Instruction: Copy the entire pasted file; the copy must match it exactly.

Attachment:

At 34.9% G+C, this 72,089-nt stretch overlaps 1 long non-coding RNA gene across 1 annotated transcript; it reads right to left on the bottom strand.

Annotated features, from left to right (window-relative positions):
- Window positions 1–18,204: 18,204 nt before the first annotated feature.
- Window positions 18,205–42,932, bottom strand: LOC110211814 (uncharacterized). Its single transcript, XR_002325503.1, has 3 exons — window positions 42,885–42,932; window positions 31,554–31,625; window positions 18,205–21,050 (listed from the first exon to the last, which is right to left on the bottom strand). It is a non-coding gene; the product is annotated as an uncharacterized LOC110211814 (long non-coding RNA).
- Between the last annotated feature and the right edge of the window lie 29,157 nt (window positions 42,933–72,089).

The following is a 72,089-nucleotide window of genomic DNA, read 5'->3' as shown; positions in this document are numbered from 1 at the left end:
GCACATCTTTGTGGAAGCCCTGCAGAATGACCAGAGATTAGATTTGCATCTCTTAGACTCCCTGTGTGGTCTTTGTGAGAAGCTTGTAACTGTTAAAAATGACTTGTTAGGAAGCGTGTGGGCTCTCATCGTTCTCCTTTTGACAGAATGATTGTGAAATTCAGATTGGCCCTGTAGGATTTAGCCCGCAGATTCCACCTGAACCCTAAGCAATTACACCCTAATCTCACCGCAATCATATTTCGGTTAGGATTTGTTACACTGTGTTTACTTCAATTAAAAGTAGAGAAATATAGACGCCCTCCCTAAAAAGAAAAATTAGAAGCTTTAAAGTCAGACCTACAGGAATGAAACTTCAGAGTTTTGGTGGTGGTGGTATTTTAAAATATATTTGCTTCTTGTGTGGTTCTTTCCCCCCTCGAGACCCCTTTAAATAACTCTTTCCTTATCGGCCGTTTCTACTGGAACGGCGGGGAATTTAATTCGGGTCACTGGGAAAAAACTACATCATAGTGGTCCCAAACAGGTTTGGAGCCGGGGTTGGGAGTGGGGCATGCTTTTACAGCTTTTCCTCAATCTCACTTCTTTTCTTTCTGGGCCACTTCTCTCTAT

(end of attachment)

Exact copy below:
At 34.9% G+C, this 72,089-nt stretch overlaps 1 long non-coding RNA gene across 1 annotated transcript; it reads right to left on the bottom strand.

Annotated features, from left to right (window-relative positions):
- Window positions 1–18,204: 18,204 nt before the first annotated feature.
- Window positions 18,205–42,932, bottom strand: LOC110211814 (uncharacterized). Its single transcript, XR_002325503.1, has 3 exons — window positions 42,885–42,932; window positions 31,554–31,625; window positions 18,205–21,050 (listed from the first exon to the last, which is right to left on the bottom strand). It is a non-coding gene; the product is annotated as an uncharacterized LOC110211814 (long non-coding RNA).
- Between the last annotated feature and the right edge of the window lie 29,157 nt (window positions 42,933–72,089).

The following is a 72,089-nucleotide window of genomic DNA, read 5'->3' as shown; positions in this document are numbered from 1 at the left end:
GCACATCTTTGTGGAAGCCCTGCAGAATGACCAGAGATTAGATTTGCATCTCTTAGACTCCCTGTGTGGTCTTTGTGAGAAGCTTGTAACTGTTAAAAATGACTTGTTAGGAAGCGTGTGGGCTCTCATCGTTCTCCTTTTGACAGAATGATTGTGAAATTCAGATTGGCCCTGTAGGATTTAGCCCGCAGATTCCACCTGAACCCTAAGCAATTACACCCTAATCTCACCGCAATCATATTTCGGTTAGGATTTGTTACACTGTGTTTACTTCAATTAAAAGTAGAGAAATATAGACGCCCTCCCTAAAAAGAAAAATTAGAAGCTTTAAAGTCAGACCTACAGGAATGAAACTTCAGAGTTTTGGTGGTGGTGGTATTTTAAAATATATTTGCTTCTTGTGTGGTTCTTTCCCCCCTCGAGACCCCTTTAAATAACTCTTTCCTTATCGGCCGTTTCTACTGGAACGGCGGGGAATTTAATTCGGGTCACTGGGAAAAAACTACATCATAGTGGTCCCAAACAGGTTTGGAGCCGGGGTTGGGAGTGGGGCATGCTTTTACAGCTTTTCCTCAATCTCACTTCTTTTCTTTCTGGGCCACTTCTCTCTAT